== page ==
Inland I 2002
location | New South Wales, Australia

20 x 60" 50 x 152cm
oil on canvas

This work about the arid hinterland near Canberra became a parent of some of the 30 works in the 'Trees' series. It was when I craved doing long unbroken brushstrokes of full, luscious oil. In the beginning these used to take at least six goes to get them looking as though they were but a moment's whim. The 'Stand Alone' series is the culmination so far. Examples can be see in 'really L A R G E'.
Up North VI 2003-06
location | The Far North

40 x 54” 100 x 137cm
oil & acrylic on canvas

I mainly paint contemporary land and seascapes because that is what always caught my attention long before I started as a mature student in the late 1980s learning how. Summer holiday time up north soon became a source of inspiration.
On the Harbour XII 2004
location | Wellington

20 x 60" 50 x 152cm
oil on canvas

This work was painted over the top of an under-coated canvas which had been prepared with some acrylic paint I had lying around. Random vague splashes. I set up the design and then realised that the top oil painting was being influenced by freedom underneath and which meant another step forward.
Maniototo VIII 2004-05-13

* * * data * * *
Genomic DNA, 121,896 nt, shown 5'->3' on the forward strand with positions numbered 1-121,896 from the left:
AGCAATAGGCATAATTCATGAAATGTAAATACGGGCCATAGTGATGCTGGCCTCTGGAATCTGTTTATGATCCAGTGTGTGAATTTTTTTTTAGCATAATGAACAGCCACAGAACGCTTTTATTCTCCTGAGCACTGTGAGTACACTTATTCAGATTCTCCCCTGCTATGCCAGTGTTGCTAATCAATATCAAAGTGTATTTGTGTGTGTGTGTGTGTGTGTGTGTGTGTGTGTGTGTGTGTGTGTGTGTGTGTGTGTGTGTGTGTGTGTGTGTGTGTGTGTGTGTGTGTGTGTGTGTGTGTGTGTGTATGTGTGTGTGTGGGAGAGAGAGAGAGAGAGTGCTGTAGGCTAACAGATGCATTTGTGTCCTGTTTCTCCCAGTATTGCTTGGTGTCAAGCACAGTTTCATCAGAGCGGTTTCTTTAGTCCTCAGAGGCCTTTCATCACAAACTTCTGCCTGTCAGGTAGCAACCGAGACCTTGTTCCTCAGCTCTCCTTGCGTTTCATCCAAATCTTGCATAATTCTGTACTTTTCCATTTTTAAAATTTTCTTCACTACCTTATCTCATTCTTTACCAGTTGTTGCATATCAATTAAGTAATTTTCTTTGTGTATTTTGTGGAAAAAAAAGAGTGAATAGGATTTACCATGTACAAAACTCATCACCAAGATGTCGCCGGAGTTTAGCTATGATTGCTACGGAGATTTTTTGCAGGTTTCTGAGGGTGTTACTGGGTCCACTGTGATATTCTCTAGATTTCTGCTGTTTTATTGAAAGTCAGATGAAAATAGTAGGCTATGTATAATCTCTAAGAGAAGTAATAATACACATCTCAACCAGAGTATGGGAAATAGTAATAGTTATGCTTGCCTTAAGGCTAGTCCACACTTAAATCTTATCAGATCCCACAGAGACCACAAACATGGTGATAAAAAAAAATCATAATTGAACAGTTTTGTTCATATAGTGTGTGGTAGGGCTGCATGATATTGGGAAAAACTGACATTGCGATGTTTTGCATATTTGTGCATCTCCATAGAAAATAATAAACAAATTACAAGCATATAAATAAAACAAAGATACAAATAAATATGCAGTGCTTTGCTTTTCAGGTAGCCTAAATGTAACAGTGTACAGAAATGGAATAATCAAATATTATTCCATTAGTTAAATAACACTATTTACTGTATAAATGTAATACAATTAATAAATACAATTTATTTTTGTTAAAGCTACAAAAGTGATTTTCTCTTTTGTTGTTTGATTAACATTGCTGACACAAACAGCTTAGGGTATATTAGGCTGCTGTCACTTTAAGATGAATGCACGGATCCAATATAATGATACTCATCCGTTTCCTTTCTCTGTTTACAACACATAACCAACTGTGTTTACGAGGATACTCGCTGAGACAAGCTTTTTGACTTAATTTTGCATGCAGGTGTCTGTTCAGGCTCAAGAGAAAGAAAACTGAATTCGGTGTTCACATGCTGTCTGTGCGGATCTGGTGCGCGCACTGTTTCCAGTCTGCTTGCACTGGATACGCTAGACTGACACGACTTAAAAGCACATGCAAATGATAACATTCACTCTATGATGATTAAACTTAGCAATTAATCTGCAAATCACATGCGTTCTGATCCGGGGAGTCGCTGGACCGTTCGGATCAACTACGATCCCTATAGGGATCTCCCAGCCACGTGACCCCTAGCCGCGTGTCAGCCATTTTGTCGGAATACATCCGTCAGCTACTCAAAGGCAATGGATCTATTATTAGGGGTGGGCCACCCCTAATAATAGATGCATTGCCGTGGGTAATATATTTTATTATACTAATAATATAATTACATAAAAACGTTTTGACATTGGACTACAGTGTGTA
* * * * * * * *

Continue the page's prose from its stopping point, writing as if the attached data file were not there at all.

location | Central Otago

strata
48 x 36" 112 x 90cm
oil & acrylic on canvas

For me, the most rewarding paintings are those which combine oils with acrylics.
Oils give luminosity, sensuousness, stability and substance, enabling textural wet-in-wet. Acrylics are abstracted buttery Golden, and free, making toned grounds of unpremeditated results.
Add oils on top and beside.
This combination keeps me on my toes.
Catlins I 2005-06
location | South Otago
20 x 60" 50 x 152cm
oil on canvas

The high I get in starting and completely finishing a work of art in one session is what I treasure. These are always my hot favourites. Interestingly, and it is a dilemma, a work which I regard as my best can be the one painting which is left on the wall at the end of an exhibition. These I keep for my own collection, and the public comes round to them later. Sorry, it’s now not for sale. Its mine...Haha.
Land of my Fathers 2006-09
location | South Otago

20 x 60" 50 x 152cm
oil on canvas

As a descendant on one side of my family from the Scots, I have travelled around Southern New Zealand to see where those early settlers came to. The Catlins on the coast is just down the road from my great-grandparent's founding settlement of Waitepeka, South Balclutha as shown above in 'Land of my Fathers 2006-09'.
Queenstown II 2010
12 x 72" 30 x 182cm
oil on canvas

"She also ventures inland to Central Otago in New Zealand’s South
Island, focusing on views from the highways and seeking out particularly
attractive patterns of the light on both hills and tree clusters along the
way. All of this is created together in her own distinctive technique and style that makes Susan unique among the artists of her time. " - the late Denis Robinson, 1940-2012. Editor and compiler of many books about New Zealand painters.
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Artist's Collection